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Foreign portfolio investment in india

Foreign portfolio investment in india

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  • Payment / Deduction of Taxes Branch will deduct Capital Gains Tax at the applicable rates and the sale proceeds net of taxes will be credited to the PIS account after receipt of funds from the Broker.    
  • The Reserve Bank of India (RBI) and the Securities and Exchange Board of India (SEBI) jointly unveiled norms enabling exchange-traded interest rate futures (IRF) on Wednesday. The regulations, which were being developed by a joint committee of SEBI and RBI for over a year, also allow banks to participate in IRFs.
  • Now it can be seen that the index of openness of foreign portfolio flows is at 0.8700, which in a way can represent that about eighty seven percent of the foreign portfolio account has liberalized in the Indian scenario.

Transcript

  • 1.
    • Group no:-5
    • Pradeep kumar -26
    • Salil raibole-27  
    • Rajnish Jakhar-28
    • Rishabh Sood-29
    • Rishika Mittal-30
    • Sachin Lakade-32
  • 2.
    • The Foreign Exchange Management Act 2000 defines Foreign Portfolio Investment as buying and selling of shares, convertible debentures of Indian companies, and units of domestic mutual funds at any of the Indian stock exchanges
    • It is the passive holding of securities such as foreign stocks, bonds, or other financial assets ,none of which entails active management or control of the securities issues by the investor,
  • 3.
    • In 1992, India opened up its economy and allowed foreign portfolio investment in its domestic stock market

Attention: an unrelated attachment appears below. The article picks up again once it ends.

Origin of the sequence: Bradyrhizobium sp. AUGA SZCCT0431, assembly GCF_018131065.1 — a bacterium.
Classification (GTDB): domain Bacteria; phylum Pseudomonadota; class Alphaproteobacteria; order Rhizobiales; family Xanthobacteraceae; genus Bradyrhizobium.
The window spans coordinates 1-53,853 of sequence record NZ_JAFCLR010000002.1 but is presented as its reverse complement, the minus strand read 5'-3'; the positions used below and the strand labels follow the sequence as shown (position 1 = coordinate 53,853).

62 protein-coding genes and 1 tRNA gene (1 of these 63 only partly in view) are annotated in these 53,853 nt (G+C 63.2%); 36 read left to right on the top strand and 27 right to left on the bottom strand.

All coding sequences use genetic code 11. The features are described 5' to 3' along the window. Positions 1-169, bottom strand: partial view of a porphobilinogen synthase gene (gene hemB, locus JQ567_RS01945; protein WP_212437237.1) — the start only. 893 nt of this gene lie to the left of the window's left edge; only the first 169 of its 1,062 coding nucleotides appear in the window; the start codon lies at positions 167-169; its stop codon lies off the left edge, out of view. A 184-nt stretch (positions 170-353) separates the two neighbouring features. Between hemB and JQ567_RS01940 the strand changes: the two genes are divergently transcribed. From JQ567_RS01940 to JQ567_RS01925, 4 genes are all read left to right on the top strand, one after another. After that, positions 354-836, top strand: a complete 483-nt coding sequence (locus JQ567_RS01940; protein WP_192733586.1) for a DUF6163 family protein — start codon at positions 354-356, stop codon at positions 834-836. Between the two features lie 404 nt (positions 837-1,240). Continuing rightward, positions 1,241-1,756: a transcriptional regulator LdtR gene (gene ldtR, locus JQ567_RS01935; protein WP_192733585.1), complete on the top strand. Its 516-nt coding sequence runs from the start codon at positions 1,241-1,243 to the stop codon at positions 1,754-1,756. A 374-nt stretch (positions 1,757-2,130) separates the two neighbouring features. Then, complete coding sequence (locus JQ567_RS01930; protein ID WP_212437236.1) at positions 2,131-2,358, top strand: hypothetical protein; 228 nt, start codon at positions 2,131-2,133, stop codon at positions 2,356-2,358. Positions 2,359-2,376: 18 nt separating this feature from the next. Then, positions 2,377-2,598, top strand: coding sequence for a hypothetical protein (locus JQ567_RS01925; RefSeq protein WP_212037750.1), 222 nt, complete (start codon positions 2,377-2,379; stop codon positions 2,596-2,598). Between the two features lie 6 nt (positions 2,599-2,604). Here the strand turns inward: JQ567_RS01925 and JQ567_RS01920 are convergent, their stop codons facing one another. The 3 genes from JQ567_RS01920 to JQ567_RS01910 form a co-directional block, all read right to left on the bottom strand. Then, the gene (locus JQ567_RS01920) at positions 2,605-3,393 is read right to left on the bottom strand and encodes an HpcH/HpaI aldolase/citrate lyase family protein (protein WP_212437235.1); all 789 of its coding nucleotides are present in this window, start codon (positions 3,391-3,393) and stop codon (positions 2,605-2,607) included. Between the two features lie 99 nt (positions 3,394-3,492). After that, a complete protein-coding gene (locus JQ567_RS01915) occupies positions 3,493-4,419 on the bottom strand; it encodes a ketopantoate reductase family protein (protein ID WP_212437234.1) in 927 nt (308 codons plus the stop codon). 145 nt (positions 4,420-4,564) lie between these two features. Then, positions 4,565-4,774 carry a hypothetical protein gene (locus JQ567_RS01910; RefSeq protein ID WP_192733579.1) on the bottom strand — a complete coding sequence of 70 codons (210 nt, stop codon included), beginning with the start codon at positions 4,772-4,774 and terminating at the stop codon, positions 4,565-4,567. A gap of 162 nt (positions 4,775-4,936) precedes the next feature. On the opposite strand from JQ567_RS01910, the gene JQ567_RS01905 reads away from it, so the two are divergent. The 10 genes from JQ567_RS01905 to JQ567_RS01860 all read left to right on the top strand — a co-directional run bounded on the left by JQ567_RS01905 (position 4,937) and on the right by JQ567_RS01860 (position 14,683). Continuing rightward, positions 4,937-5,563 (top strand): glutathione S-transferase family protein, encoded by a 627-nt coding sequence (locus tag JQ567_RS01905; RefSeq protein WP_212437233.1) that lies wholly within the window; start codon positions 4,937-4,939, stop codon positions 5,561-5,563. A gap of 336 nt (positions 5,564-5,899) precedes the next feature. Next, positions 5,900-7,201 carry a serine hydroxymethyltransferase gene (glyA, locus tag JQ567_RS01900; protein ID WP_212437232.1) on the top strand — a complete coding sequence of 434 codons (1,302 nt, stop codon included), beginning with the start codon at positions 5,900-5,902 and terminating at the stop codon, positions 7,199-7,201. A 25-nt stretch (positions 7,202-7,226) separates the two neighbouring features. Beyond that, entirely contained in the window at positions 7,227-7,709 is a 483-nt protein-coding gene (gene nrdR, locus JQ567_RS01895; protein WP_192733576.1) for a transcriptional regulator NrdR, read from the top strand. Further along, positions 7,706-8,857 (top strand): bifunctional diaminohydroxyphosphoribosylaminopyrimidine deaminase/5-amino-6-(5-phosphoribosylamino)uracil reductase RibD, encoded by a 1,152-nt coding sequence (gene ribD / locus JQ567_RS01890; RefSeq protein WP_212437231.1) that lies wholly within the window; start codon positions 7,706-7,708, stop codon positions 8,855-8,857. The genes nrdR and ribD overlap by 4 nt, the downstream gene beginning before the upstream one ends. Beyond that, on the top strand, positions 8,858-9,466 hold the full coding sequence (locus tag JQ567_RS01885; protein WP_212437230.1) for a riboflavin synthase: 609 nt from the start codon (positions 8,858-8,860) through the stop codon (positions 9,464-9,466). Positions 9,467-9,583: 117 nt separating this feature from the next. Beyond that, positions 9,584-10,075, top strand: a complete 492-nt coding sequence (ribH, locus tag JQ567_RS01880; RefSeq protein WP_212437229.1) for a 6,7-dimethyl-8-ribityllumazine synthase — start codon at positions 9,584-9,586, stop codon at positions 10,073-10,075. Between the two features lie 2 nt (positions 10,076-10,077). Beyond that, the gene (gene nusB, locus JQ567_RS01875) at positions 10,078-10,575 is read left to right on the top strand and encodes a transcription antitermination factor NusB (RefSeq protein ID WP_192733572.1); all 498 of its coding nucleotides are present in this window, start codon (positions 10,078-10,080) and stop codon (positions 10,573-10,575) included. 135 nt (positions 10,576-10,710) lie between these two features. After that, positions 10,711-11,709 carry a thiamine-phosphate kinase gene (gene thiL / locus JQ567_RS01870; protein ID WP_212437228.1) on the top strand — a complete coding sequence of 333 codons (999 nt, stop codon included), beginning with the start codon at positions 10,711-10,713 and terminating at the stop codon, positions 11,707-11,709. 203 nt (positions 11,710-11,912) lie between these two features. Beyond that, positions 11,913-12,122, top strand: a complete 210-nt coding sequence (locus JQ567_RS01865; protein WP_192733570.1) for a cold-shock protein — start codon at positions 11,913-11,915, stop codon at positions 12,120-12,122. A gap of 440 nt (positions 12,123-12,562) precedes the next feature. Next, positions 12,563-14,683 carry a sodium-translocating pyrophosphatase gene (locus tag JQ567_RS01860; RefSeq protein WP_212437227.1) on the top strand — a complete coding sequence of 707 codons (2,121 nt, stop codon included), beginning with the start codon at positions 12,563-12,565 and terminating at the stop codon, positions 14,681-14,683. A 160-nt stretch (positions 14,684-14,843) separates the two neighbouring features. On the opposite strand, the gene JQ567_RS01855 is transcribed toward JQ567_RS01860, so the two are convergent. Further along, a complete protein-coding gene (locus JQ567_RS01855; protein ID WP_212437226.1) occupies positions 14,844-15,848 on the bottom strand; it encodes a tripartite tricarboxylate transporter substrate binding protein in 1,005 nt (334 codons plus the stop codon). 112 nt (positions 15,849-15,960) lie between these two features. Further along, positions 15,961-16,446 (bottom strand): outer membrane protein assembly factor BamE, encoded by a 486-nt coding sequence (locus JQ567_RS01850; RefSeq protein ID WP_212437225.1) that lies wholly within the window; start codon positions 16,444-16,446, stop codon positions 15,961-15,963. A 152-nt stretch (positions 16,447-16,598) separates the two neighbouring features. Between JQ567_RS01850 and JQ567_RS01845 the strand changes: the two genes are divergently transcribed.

• Since then ,FPI has emerged as a major source of private capital inflow in this country
    • India is more dependent upon FPI than FDI as a source of foreign investment.
    • During 1992 -2005 more than 50 percent of foreign investment in India came from FPI.
    February 20, 2010 FDI & FPI
  • 4.
    • In Three Broad Ways
      • Inflow of FPI can provide a developing non – debt creating source of foreign investment.
      • FPI can induce financial resources to flow from capital – abundant countries, where expected returns are low, to capital scarce countries where expected returns are high.
      • FPI affects the economy through its various linkage effects via the domestic capital market.
    •  
  • 5.
    • Ways of Foreign Institutional Investments
        • Foreign Organization set up to invest in India
      • GDRs/ADRs
        • Raising money from abroad through issue of shares abroad
      • Offshore Funds
        • Funds raised outside India to be invested here
  • 6.  
  • 7. February 20, 2010 FDI & FPI
  • 8.
    • FIIs have invested more than Rs 145,000 crore rupees in the Indian stock market
    • In 1990-helped India to mitigate its foreign exchange shortage and build high level of foreign exchange reserves.
  • 9.
    • Tax rates on interest or dividends
    • Interest rates
    • Exchange rates
    • P.I is the part of capital account on BOP
    February 20, 2010 FDI & FPI
  • 10.
    • Applicant should have track record, professional competence,  financial  soundness, experience, general reputation of fairness and integrity;
    • The applicant should be regulated by an appropriate foreign regulatory authority in the same capacity/category where registration is sought from SEBI.
    • Registration with authorities, which are responsible for incorporation, is not adequate to qualify as Foreign Institutional Investor.
    • The applicant is required to have the permission under the provisions of the Foreign Exchange Management Act, 1999 from the Reserve Bank of India.
  • 11.
    • Applicant must be legally permitted to invest in securities outside the country or its in-corporation / establishment.
    • The applicant must be a "fit and proper" person.